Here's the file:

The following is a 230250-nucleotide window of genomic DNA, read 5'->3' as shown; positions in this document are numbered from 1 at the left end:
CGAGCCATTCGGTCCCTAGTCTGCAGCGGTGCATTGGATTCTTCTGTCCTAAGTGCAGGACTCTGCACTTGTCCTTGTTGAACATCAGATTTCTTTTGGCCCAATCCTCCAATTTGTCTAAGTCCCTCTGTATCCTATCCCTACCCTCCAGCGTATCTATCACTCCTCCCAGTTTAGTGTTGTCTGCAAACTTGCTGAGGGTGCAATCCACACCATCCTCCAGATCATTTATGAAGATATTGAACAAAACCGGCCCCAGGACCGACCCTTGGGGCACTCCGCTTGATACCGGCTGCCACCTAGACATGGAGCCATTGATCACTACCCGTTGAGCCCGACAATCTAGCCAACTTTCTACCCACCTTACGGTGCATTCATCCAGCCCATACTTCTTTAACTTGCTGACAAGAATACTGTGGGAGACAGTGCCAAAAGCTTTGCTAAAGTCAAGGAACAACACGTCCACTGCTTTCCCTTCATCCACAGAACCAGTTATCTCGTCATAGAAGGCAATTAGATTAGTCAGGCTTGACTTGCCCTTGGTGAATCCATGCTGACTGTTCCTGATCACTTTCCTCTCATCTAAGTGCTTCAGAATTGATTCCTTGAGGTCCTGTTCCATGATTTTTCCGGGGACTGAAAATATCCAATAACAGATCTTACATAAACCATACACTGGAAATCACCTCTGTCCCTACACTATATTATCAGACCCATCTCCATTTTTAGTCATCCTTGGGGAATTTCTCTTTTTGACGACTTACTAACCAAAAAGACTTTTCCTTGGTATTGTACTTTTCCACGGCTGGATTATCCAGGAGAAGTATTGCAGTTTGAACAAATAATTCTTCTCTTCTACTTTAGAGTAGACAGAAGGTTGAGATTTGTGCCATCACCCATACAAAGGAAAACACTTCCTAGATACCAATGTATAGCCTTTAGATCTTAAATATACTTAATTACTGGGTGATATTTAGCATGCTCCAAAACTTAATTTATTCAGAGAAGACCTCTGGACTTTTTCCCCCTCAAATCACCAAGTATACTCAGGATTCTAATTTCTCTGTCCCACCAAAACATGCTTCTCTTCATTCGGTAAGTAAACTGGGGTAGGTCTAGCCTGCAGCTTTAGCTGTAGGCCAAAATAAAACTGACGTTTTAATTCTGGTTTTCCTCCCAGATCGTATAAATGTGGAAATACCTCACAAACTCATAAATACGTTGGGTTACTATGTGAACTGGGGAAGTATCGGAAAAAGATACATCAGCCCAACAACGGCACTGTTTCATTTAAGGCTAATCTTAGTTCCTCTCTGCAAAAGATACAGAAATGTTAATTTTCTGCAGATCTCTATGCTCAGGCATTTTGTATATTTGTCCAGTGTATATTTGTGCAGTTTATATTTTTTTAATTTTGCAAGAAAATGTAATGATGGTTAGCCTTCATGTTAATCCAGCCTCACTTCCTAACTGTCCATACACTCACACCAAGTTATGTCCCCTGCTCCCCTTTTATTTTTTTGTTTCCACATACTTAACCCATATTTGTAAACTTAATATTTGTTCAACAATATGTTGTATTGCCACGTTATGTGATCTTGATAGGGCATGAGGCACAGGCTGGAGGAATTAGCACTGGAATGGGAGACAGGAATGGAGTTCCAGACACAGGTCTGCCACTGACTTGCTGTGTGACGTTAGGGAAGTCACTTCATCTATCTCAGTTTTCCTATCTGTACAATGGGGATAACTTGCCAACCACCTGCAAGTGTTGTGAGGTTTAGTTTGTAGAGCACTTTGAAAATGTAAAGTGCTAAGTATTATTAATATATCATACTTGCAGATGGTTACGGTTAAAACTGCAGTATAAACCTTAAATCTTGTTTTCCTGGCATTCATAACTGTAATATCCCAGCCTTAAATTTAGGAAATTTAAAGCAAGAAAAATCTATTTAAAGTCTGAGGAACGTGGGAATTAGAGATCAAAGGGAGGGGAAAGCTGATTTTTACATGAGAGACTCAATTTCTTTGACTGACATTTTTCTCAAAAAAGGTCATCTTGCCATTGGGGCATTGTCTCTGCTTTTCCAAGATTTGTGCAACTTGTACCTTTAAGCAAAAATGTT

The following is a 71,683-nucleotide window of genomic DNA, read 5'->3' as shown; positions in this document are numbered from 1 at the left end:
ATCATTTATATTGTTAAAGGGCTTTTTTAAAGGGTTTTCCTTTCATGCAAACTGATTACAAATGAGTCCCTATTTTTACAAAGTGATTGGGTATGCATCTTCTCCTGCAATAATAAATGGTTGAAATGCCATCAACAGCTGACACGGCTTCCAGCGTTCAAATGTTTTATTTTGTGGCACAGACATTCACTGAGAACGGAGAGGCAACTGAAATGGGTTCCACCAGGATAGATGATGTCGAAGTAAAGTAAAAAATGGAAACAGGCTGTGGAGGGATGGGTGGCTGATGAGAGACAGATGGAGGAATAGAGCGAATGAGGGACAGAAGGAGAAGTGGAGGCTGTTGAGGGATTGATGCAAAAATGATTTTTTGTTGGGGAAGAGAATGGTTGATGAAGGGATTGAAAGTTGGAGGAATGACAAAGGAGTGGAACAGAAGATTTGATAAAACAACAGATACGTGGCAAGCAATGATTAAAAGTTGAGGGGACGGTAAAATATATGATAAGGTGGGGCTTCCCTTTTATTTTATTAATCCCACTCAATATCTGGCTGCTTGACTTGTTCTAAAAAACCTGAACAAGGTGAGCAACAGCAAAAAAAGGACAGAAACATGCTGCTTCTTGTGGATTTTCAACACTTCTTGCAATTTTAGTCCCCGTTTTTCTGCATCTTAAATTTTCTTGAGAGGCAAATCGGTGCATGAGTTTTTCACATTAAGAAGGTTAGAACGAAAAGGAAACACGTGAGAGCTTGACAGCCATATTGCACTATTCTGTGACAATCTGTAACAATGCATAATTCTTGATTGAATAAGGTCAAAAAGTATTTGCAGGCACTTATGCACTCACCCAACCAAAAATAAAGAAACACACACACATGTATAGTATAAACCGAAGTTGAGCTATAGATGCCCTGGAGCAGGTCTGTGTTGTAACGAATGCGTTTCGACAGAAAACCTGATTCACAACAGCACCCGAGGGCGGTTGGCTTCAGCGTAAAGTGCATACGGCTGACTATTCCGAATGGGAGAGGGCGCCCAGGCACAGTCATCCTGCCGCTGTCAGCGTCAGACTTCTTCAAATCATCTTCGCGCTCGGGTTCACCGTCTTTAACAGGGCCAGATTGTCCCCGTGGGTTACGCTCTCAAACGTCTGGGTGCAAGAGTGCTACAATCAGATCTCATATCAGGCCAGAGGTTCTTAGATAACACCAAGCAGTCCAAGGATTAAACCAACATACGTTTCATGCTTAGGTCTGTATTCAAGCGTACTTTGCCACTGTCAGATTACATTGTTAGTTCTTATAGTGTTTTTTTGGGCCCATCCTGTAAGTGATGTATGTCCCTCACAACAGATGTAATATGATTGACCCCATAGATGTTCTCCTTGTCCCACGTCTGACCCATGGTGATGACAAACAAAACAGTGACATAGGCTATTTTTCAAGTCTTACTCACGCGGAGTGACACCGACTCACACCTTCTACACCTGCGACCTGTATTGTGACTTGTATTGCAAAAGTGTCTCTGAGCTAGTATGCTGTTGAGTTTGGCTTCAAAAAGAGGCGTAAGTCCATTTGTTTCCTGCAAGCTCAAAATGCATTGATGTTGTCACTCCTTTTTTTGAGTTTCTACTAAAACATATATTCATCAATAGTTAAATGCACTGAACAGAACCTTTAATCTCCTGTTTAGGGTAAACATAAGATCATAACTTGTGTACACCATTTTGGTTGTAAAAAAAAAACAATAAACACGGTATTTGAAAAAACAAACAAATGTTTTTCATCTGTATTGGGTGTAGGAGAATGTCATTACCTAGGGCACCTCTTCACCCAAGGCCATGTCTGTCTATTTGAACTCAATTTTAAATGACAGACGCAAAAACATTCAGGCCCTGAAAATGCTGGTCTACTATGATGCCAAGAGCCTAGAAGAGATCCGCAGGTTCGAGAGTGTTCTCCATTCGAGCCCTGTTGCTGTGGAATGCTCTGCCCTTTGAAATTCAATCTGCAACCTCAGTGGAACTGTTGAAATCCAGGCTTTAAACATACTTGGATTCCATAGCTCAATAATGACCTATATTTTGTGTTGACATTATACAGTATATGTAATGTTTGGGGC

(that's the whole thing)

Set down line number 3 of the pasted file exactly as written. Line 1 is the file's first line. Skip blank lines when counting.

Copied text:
The following is a 71,683-nucleotide window of genomic DNA, read 5'->3' as shown; positions in this document are numbered from 1 at the left end: